Using Melodic Intonation to Facilitate Improvement in Language and Communication Skills in Autistic Children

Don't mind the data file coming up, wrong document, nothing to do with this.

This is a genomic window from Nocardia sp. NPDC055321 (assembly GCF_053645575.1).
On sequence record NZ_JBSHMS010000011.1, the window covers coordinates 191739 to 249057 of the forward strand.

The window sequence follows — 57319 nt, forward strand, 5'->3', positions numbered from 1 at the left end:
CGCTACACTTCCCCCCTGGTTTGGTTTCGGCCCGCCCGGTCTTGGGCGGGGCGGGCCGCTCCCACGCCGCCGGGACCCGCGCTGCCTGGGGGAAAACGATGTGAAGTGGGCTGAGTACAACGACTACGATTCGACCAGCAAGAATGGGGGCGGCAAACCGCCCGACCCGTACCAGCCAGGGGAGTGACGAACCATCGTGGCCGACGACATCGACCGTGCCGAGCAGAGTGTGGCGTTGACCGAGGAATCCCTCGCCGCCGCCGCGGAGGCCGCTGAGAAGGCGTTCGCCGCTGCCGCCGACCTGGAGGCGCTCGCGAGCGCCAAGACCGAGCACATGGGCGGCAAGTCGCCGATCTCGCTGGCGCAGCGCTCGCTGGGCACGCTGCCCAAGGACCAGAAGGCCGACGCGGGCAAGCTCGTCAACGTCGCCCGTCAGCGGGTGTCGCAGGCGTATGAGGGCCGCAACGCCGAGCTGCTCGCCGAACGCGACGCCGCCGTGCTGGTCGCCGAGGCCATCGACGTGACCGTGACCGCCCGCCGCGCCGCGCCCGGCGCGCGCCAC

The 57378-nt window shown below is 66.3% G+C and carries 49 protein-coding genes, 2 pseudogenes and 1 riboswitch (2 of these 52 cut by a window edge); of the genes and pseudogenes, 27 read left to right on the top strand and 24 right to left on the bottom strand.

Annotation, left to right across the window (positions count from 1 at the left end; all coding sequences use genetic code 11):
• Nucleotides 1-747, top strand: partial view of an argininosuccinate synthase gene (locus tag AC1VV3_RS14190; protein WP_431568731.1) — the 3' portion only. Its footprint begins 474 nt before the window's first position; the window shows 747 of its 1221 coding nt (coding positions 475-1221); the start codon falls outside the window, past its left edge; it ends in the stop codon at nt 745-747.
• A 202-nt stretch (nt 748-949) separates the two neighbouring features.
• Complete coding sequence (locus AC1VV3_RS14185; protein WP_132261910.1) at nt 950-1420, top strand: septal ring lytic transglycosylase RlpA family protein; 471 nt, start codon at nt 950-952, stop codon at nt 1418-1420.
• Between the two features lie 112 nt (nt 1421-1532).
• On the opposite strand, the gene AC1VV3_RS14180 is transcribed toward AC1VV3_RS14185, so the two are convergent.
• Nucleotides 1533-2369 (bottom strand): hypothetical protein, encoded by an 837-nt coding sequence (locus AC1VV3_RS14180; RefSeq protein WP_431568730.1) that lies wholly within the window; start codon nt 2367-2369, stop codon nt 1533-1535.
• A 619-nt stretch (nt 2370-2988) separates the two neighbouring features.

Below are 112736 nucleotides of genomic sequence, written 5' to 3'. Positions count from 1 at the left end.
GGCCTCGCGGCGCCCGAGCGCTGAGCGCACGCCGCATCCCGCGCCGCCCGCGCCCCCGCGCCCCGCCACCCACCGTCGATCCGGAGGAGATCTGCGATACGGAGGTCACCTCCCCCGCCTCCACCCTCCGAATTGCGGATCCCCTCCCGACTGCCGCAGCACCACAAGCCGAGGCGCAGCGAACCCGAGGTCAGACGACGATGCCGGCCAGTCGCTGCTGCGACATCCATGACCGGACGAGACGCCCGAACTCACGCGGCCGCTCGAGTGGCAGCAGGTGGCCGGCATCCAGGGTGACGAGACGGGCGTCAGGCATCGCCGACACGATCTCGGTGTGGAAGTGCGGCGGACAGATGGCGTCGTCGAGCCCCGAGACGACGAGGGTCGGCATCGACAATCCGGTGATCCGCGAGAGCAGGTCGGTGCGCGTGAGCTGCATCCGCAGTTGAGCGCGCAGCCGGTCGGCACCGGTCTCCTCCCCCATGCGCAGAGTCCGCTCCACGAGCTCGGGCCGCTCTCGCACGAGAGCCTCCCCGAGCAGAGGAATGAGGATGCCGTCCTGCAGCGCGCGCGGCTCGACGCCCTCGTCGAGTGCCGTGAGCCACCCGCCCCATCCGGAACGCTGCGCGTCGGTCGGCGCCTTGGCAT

One characteristic of Autism Spectrum Disorders (ASD) is the deficiency in communication skills. Unfortunately, interventions aimed at improving verbal output and/or communication skills are relatively few and have had limited success. However, since autistic children who often respond to music better than spoken language enjoy engaging in music-making, treatment methods that use music-based activities may provide an effective alternative or complement to traditional interventions for facilitating speech. The observation that many autistic children can sing, even when unable to speak, is strikingly similar to the disassociation seen in patients with Broca’s aphasia who can sing the lyrics of a song better than they can speak the same words. Using a rehabilitative technique, Melodic Intonation Therapy, (MIT), that emphasizes the prosodic quality of speech through slow, pitched vocalizations (singing), has led to significant improvement in speech production in such non-fluent aphasic patients. Since singing requires neural coupling of sounds with motor actions (e.g., production of sound (singing/speaking) depends upon the motor action of articulation), it is possible that MIT is capable of specifically engaging a ‘hearing/doing’ network, and thus, may offer an alternative therapeutic option for improving language and communication skills in ASD children. One case report of the effects of MIT on an autistic 3-year old who had made no improvement after 1 year of verbal and sign language treatment, showed that after undergoing an adapted MIT program, he was capable of speaking in 2-word sentences. This project used this music-based speech intervention (MIT) to build upon the musical strengths observed in autistic individuals and facilitate communication skills in children with ASD.
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